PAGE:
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Old Mar 11, 2006, 8:39 AM   #1
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Just got my 20d and want to additional lenses One Macro for really good close ups for flowers and bugs. Then the telephoto for action at Nascar races. I do have a little more than 2000.00 if I have to go over. Could you post a link to the lense that you suggest. I was readingquite a few posts butno prices or links were given. Thanks Fred.



Btw This is the best forum for camers I have found. Great work guys!!!!
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Old Mar 11, 2006, 9:58 AM   #2
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The Sigma 70-200mm f/2.8 EX DG is a popular lens, and it's got HSM (Hypersonic Motor) Focusing (similar to Canon's USM).

It's usually around $800 at reputable online vendors and everyone seems to really like this lens (in Canon and other Manufacturer's lens mounts).

Sigma 70-200mm f/2.8 EX DG HSM Lens at B&H

Note that Sigma recently announced an upgraded version of this lens with 1:3.5 Macro ability, but I don't know if anyone has the newer version in stock yet.

http://www.sigmaphoto.com/lenses/len...mp;navigator=3

In the Canon lineup you may want to look at the Canon 70-200mm f/2.8L USM AF Lens. It's usually around $1,100.00. They also have an IS (Image Stabilization) version at around $1,700

Canon 70-200mm f/2.8L AF USM Lens at B&H

Canon 70-200mm f/2.8L IS USM AF Lens at B&H

The Sigma Macro lenses are also popular choices. Something like the Sigma 105mm f/2.8 EX DG Macro would make a good choice at around $399, and would allow you to focus from a bit further away compared to the shorter 50mm macros around. It's a 1:1 Macro lens.

Sigma 105mm f/2.8 EX DG Macro at B&H

Another popular choice is the Tamron SP 90mm f/2.8 Di Macro AF Lens.

Tamron SP 90mm f/2.8 Di Macro AF Lens

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Old Mar 11, 2006, 10:05 AM   #3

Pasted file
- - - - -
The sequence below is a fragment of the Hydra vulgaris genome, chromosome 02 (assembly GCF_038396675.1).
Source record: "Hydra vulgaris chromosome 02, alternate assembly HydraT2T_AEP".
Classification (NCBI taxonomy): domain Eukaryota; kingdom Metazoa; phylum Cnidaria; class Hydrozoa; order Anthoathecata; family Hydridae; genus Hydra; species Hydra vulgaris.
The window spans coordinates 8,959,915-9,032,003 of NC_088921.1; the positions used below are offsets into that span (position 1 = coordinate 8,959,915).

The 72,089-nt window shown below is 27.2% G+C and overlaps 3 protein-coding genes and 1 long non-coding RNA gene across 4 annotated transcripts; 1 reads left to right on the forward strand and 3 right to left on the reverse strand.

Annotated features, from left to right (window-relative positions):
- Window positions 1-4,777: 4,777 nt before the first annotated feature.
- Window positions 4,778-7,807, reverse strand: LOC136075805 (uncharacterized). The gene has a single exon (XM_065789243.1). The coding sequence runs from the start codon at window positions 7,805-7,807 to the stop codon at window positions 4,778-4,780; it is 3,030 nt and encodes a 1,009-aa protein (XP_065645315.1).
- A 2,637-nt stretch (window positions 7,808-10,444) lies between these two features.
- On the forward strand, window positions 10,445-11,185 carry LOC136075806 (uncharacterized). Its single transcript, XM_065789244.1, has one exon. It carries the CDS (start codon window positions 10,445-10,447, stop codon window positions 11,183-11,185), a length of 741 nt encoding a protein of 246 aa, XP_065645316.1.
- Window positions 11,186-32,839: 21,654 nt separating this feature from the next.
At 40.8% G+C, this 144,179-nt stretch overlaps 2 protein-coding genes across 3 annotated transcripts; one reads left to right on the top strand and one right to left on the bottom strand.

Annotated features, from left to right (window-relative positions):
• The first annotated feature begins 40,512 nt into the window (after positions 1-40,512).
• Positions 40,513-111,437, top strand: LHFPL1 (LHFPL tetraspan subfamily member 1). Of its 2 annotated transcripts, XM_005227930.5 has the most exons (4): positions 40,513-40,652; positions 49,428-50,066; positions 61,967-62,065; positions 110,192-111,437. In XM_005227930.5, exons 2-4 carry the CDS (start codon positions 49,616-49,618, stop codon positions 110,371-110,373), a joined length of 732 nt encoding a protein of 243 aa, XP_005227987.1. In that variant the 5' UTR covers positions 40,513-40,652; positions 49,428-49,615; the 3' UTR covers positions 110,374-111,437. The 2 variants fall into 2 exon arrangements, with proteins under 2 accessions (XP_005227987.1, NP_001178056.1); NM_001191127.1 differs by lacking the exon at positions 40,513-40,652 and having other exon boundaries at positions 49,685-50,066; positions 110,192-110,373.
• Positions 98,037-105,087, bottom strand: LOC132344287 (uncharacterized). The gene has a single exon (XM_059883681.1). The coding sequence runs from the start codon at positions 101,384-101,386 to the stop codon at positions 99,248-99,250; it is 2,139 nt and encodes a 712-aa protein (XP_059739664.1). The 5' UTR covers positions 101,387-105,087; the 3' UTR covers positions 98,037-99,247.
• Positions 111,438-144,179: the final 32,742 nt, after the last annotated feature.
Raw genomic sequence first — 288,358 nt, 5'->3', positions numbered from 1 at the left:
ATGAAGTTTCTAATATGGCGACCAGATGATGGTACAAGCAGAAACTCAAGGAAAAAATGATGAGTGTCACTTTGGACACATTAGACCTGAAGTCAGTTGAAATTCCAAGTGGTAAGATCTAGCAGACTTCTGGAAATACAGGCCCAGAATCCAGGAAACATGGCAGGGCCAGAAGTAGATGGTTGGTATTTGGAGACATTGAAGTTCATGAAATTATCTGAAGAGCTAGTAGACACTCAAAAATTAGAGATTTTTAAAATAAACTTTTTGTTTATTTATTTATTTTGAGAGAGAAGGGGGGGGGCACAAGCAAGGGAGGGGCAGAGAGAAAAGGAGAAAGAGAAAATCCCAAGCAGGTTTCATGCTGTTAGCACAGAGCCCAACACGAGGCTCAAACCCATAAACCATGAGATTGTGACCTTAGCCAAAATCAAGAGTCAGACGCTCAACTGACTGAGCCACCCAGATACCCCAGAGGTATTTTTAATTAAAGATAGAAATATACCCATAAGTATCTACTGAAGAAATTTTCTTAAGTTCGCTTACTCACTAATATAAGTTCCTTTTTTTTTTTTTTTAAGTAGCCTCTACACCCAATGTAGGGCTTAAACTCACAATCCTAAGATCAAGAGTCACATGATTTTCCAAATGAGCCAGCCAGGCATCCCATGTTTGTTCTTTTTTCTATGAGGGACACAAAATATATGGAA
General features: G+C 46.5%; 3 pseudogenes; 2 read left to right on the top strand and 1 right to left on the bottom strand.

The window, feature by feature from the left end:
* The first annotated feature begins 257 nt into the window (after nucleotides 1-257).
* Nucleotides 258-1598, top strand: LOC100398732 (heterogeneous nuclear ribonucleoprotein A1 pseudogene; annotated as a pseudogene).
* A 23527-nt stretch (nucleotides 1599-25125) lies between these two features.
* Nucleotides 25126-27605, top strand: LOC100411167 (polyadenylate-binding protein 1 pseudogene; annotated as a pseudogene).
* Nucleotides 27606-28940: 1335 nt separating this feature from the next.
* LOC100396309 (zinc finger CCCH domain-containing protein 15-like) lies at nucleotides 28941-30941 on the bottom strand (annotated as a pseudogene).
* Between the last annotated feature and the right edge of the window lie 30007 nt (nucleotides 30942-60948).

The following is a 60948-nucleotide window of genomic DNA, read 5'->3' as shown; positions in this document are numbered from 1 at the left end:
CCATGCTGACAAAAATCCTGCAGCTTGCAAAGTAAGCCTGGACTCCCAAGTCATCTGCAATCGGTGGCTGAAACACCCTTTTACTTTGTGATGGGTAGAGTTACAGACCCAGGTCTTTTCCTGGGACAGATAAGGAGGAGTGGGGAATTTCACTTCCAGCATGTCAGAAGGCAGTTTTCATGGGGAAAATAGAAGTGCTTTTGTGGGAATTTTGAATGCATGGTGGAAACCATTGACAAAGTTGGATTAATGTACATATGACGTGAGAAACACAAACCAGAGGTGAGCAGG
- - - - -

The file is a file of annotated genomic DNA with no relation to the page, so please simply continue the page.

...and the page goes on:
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Speaking of the used market, you can sometimes find some bargains (saving the extra money for something else).

My favorite vendors for used gear (in order of preference, since I think KEH is more conservative on used gear ratings, based on my experience with them, followed by B&H):

http://www.keh.com

http://www.bhphovideo.com

http://www.adorama.com

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Old Mar 11, 2006, 10:11 AM   #4
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How about this Canon Lens for macro:

http://www.the-digital-picture.com/R...ns-Review.aspx

About $450

For the cars maybe the 70 -200 F2.8 - about $1100

http://www.the-digital-picture.com/R...ns-Review.aspx

If you don't need a zoom and want more reach, the Canon 300 IS F4 might do it - $1150.

http://www.the-digital-picture.com/R...ns-Review.aspx

I have the 70-200 and the 300 F4 and I can assure you they are fine lenses. They both work well with the 1.4 extender.I've been shooting mainly birds but want to get into macro photography myself.


Good luck.

//jim

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Old Mar 11, 2006, 10:40 AM   #5
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WOW, You guys are great. I was reading in one of the reviews the the 70-200 with IS would not be the best choice for fast moving objects?
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Old Mar 11, 2006, 10:54 AM   #6
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Fred Pocius 406 wrote:
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WOW, You guys are great. I was reading in one of the reviews the the 70-200 with IS would not be the best choice for fast moving objects?